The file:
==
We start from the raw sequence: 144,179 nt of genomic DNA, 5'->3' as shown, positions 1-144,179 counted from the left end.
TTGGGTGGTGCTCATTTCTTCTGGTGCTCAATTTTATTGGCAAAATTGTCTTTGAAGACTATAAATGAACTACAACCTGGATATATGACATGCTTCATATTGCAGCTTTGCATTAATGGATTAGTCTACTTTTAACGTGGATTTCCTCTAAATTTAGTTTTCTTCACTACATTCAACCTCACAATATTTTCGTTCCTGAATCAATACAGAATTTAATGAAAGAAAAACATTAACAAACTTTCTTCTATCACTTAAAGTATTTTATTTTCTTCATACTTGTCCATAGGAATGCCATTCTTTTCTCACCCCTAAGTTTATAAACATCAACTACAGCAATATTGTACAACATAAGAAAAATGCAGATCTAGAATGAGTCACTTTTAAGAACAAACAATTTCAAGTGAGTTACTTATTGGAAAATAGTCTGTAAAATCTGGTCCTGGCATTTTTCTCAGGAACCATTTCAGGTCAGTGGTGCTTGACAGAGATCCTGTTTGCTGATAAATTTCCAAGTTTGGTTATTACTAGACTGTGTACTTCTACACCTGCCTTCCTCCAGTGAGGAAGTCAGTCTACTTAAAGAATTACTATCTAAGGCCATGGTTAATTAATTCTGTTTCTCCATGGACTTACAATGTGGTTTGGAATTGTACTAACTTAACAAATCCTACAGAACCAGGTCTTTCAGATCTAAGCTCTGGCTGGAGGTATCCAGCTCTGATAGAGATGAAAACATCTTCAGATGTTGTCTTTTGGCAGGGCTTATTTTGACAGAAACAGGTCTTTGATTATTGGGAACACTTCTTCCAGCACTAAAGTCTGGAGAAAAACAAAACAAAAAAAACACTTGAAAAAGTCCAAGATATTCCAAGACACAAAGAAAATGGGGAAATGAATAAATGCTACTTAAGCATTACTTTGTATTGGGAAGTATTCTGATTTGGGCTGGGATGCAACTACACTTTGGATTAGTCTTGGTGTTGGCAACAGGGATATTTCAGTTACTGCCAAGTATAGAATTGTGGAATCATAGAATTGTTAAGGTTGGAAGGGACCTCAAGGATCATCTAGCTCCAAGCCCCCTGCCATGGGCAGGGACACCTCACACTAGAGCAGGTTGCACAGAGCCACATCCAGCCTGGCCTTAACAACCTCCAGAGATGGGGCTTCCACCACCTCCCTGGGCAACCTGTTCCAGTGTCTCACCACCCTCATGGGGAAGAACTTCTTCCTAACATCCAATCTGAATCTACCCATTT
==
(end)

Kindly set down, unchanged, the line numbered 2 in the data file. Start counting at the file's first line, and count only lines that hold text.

TTGGGTGGTGCTCATTTCTTCTGGTGCTCAATTTTATTGGCAAAATTGTCTTTGAAGACTATAAATGAACTACAACCTGGATATATGACATGCTTCATATTGCAGCTTTGCATTAATGGATTAGTCTACTTTTAACGTGGATTTCCTCTAAATTTAGTTTTCTTCACTACATTCAACCTCACAATATTTTCGTTCCTGAATCAATACAGAATTTAATGAAAGAAAAACATTAACAAACTTTCTTCTATCACTTAAAGTATTTTATTTTCTTCATACTTGTCCATAGGAATGCCATTCTTTTCTCACCCCTAAGTTTATAAACATCAACTACAGCAATATTGTACAACATAAGAAAAATGCAGATCTAGAATGAGTCACTTTTAAGAACAAACAATTTCAAGTGAGTTACTTATTGGAAAATAGTCTGTAAAATCTGGTCCTGGCATTTTTCTCAGGAACCATTTCAGGTCAGTGGTGCTTGACAGAGATCCTGTTTGCTGATAAATTTCCAAGTTTGGTTATTACTAGACTGTGTACTTCTACACCTGCCTTCCTCCAGTGAGGAAGTCAGTCTACTTAAAGAATTACTATCTAAGGCCATGGTTAATTAATTCTGTTTCTCCATGGACTTACAATGTGGTTTGGAATTGTACTAACTTAACAAATCCTACAGAACCAGGTCTTTCAGATCTAAGCTCTGGCTGGAGGTATCCAGCTCTGATAGAGATGAAAACATCTTCAGATGTTGTCTTTTGGCAGGGCTTATTTTGACAGAAACAGGTCTTTGATTATTGGGAACACTTCTTCCAGCACTAAAGTCTGGAGAAAAACAAAACAAAAAAAACACTTGAAAAAGTCCAAGATATTCCAAGACACAAAGAAAATGGGGAAATGAATAAATGCTACTTAAGCATTACTTTGTATTGGGAAGTATTCTGATTTGGGCTGGGATGCAACTACACTTTGGATTAGTCTTGGTGTTGGCAACAGGGATATTTCAGTTACTGCCAAGTATAGAATTGTGGAATCATAGAATTGTTAAGGTTGGAAGGGACCTCAAGGATCATCTAGCTCCAAGCCCCCTGCCATGGGCAGGGACACCTCACACTAGAGCAGGTTGCACAGAGCCACATCCAGCCTGGCCTTAACAACCTCCAGAGATGGGGCTTCCACCACCTCCCTGGGCAACCTGTTCCAGTGTCTCACCACCCTCATGGGGAAGAACTTCTTCCTAACATCCAATCTGAATCTACCCATTT